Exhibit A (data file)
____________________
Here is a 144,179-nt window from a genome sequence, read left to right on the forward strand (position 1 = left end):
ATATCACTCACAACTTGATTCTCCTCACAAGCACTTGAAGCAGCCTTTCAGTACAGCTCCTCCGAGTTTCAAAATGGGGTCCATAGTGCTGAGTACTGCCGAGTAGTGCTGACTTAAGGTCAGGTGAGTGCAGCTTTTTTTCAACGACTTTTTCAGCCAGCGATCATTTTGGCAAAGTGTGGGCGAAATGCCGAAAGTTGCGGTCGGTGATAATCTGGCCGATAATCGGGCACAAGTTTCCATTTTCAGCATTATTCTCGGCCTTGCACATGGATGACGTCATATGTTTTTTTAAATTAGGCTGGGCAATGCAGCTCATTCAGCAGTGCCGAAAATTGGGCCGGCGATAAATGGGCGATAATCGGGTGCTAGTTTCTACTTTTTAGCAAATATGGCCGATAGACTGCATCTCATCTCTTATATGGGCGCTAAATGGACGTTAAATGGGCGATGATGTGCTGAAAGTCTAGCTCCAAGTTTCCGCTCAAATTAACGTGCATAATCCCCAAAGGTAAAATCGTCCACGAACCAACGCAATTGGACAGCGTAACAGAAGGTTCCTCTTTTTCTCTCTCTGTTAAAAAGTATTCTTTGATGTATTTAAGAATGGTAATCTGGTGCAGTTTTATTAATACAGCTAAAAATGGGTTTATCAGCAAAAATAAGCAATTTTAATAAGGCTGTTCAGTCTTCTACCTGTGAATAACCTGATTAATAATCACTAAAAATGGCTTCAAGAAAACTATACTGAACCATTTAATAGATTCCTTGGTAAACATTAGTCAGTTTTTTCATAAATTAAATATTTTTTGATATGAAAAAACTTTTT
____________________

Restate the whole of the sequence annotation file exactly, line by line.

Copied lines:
Here is a 144,179-nt window from a genome sequence, read left to right on the forward strand (position 1 = left end):
ATATCACTCACAACTTGATTCTCCTCACAAGCACTTGAAGCAGCCTTTCAGTACAGCTCCTCCGAGTTTCAAAATGGGGTCCATAGTGCTGAGTACTGCCGAGTAGTGCTGACTTAAGGTCAGGTGAGTGCAGCTTTTTTTCAACGACTTTTTCAGCCAGCGATCATTTTGGCAAAGTGTGGGCGAAATGCCGAAAGTTGCGGTCGGTGATAATCTGGCCGATAATCGGGCACAAGTTTCCATTTTCAGCATTATTCTCGGCCTTGCACATGGATGACGTCATATGTTTTTTTAAATTAGGCTGGGCAATGCAGCTCATTCAGCAGTGCCGAAAATTGGGCCGGCGATAAATGGGCGATAATCGGGTGCTAGTTTCTACTTTTTAGCAAATATGGCCGATAGACTGCATCTCATCTCTTATATGGGCGCTAAATGGACGTTAAATGGGCGATGATGTGCTGAAAGTCTAGCTCCAAGTTTCCGCTCAAATTAACGTGCATAATCCCCAAAGGTAAAATCGTCCACGAACCAACGCAATTGGACAGCGTAACAGAAGGTTCCTCTTTTTCTCTCTCTGTTAAAAAGTATTCTTTGATGTATTTAAGAATGGTAATCTGGTGCAGTTTTATTAATACAGCTAAAAATGGGTTTATCAGCAAAAATAAGCAATTTTAATAAGGCTGTTCAGTCTTCTACCTGTGAATAACCTGATTAATAATCACTAAAAATGGCTTCAAGAAAACTATACTGAACCATTTAATAGATTCCTTGGTAAACATTAGTCAGTTTTTTCATAAATTAAATATTTTTTGATATGAAAAAACTTTTT